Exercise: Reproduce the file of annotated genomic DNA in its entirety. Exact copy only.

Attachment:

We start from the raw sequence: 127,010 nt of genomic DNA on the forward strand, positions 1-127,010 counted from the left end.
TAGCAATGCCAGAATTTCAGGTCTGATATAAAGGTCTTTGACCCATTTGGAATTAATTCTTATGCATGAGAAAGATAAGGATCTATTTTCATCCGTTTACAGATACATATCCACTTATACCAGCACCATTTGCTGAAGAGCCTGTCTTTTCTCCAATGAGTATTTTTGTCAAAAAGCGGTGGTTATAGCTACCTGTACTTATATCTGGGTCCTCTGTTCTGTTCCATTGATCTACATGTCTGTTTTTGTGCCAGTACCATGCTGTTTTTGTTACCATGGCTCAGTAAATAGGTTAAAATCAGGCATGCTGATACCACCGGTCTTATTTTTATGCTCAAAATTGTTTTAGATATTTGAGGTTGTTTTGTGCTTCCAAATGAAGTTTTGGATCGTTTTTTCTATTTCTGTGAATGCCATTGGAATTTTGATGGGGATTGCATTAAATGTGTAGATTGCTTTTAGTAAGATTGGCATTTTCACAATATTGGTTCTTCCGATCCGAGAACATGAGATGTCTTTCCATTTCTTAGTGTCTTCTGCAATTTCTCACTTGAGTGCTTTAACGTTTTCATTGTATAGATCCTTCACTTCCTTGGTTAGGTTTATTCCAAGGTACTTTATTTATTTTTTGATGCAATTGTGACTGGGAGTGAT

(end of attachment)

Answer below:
We start from the raw sequence: 127,010 nt of genomic DNA on the forward strand, positions 1-127,010 counted from the left end.
TAGCAATGCCAGAATTTCAGGTCTGATATAAAGGTCTTTGACCCATTTGGAATTAATTCTTATGCATGAGAAAGATAAGGATCTATTTTCATCCGTTTACAGATACATATCCACTTATACCAGCACCATTTGCTGAAGAGCCTGTCTTTTCTCCAATGAGTATTTTTGTCAAAAAGCGGTGGTTATAGCTACCTGTACTTATATCTGGGTCCTCTGTTCTGTTCCATTGATCTACATGTCTGTTTTTGTGCCAGTACCATGCTGTTTTTGTTACCATGGCTCAGTAAATAGGTTAAAATCAGGCATGCTGATACCACCGGTCTTATTTTTATGCTCAAAATTGTTTTAGATATTTGAGGTTGTTTTGTGCTTCCAAATGAAGTTTTGGATCGTTTTTTCTATTTCTGTGAATGCCATTGGAATTTTGATGGGGATTGCATTAAATGTGTAGATTGCTTTTAGTAAGATTGGCATTTTCACAATATTGGTTCTTCCGATCCGAGAACATGAGATGTCTTTCCATTTCTTAGTGTCTTCTGCAATTTCTCACTTGAGTGCTTTAACGTTTTCATTGTATAGATCCTTCACTTCCTTGGTTAGGTTTATTCCAAGGTACTTTATTTATTTTTTGATGCAATTGTGACTGGGAGTGAT